Mary Natvig is transforming her experience in the world of music according to the needs of college students.
Natvig hopes to start a new profession after retiring as a professor of musicology at Bowling Green State University. She is pursuing a master’s degree in clinical mental health counseling.
He has his Ph.D. in musicology and is two years old from retirement. She also knows that she won’t sit down until she retires.
“A few years ago I was assistant dean at the College of Musical Arts. Among other academic things, I was tasked with taking care of recruiting and retention. The retention part was when a student was thinking about leaving BGSU, or thinking about leaving music, or was not doing well academically and risking being expelled, “Natvig said.
“I have seen so many students who have struggled with mental health disorders, some mild, some severe, and for some reason many of them have opened up to me. I also revealed myself if I thought it would help them, and found myself guiding them to the counseling center, most of the time. This led me to study mental health among musicians, to do research. I found that mental health problems were very common among musicians.
He knows the difficulties that some of the students face, which are often exacerbated by the stress of the music world.
“I’m not saying that all music students all have mental health problems, certainly not. But for those who do, I think it’s important that they have someone who understands their schedule, for example, practicing four hours a day, ”Natvig said.
He comes to the studio from personal experience.
“I suffer from depression and have had it since I was a child. Almost derailed me in college. I went to three colleges because I kept coming home. I kept recovering. Nobody can tell me why. I always got good grades, but I was crying all the time. I felt desperate, ”Natvig said.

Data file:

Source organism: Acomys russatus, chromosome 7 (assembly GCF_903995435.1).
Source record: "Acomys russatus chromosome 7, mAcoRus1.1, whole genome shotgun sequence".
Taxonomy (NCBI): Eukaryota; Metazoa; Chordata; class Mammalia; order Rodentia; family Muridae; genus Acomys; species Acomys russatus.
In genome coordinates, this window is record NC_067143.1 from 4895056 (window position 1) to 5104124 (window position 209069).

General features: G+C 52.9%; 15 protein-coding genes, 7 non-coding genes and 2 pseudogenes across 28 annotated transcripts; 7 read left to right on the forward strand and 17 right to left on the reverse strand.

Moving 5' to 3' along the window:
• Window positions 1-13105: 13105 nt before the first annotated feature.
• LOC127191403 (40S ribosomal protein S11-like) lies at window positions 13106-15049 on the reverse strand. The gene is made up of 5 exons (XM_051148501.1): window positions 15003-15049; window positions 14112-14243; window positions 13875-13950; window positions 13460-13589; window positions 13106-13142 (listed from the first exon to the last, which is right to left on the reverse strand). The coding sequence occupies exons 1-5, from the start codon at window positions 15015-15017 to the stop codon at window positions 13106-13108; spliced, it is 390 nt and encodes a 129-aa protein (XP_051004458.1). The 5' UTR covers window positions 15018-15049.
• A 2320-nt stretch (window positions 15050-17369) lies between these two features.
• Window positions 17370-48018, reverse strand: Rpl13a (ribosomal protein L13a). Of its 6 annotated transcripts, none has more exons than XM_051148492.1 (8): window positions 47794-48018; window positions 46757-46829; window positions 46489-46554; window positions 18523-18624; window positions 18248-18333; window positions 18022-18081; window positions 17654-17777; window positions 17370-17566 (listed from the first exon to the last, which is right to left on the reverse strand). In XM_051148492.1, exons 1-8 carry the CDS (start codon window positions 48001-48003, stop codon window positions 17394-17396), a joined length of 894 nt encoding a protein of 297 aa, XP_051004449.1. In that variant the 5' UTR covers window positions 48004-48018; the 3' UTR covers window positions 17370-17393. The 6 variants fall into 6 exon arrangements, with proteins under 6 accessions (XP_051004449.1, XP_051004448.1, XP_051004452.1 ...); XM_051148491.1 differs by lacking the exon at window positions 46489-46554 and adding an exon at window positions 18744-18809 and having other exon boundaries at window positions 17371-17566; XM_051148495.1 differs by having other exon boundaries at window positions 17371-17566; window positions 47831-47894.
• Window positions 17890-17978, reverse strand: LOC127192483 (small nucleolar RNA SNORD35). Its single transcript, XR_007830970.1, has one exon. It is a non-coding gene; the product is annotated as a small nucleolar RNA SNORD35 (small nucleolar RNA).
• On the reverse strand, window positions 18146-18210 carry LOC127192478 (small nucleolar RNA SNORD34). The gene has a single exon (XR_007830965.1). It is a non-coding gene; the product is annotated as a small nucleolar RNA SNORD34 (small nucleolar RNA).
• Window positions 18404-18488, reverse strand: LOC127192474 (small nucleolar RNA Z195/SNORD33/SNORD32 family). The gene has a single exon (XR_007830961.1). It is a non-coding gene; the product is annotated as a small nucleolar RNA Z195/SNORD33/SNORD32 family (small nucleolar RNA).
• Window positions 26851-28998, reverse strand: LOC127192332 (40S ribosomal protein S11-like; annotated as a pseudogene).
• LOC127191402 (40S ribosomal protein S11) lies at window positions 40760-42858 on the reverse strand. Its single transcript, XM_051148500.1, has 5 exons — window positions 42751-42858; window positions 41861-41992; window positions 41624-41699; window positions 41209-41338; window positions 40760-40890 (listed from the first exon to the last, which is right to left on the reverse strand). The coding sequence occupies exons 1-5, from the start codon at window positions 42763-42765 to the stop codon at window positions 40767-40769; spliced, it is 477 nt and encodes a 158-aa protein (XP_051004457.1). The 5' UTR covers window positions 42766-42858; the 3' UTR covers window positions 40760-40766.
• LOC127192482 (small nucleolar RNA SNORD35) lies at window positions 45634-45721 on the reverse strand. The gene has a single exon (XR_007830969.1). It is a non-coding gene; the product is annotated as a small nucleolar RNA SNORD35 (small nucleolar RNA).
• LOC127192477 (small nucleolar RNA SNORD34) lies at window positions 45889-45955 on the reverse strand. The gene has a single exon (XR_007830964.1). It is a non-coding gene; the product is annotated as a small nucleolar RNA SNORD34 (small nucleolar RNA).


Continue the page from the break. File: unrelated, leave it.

“They took me to doctors and psychiatrists, who told me I wasn’t sick enough, because my grades were always good.
“I’ve always been mildly depressed. I always thought that was how people lived. Then I would have these bouts of major depressive disorder. When I finally got a diagnosis at age 30, it was aphasia, along with situational major depressive disorder.
Eventually there was a therapist who diagnosed her.
“She didn’t care that I had a PhD, it worked and published. He has seen beyond. Along with a diagnosis, he suggested that I see a psychiatrist for drugs.When I started those drugs, I couldn’t believe them. My first thought was, “You mean this is how people live?” ”Natvig said. “She completely changed my life and I’m very grateful to her.”
Aphasia has recently been renamed persistent depressive disorder.
“I felt really drawn to helping music students. It is a difficult grade. I think I understand the life of a major music company pretty well, “Natvig said.
Natvig has all three of his degrees from the Eastman School of Music
Eastman was the third school he attended for college students. In the first semester she played the violin on average at least six hours a day, then she changed from performance to musicology. This cut his mandatory playing time in half. He has also been giving academic lectures the whole time.
“I was much better off with my brain than with my fingers,” Natvig said.
He dreams of advising students of music and art, probably by entering a private practice. However, some music schools, including Eastman, have consultants assigned specifically to music students. Natvig said BGSU currently has no one in that position.
“I have to say that BG’s College of Musical Arts understands this. I received nothing but support from my colleagues, ”Natvig said.
It has a chapter on teaching musicians with depression that is coming out in a book by the University of Illinois Press.
He compared it to the stress of athletes, but without the level of scholarship money, potential pay or notoriety. This is combined with the growing mental health problems among college students and the stigma of getting help.
“Athletes are the heroes of the school. Trombone players are not. Violinists, viola are not. When you have a passion for something and then doubt yourself, or there isn’t enough money, everything collapses. If you don’t have anyone who understands it … I think it’s hard. “
She is careful, as a mental health counseling student, because she is not yet a therapist.
“I can’t be seen as advice,” Natvig said. “It’s like you’re a doctor student, you can’t take out someone’s appendix. I don’t want to analyze someone. “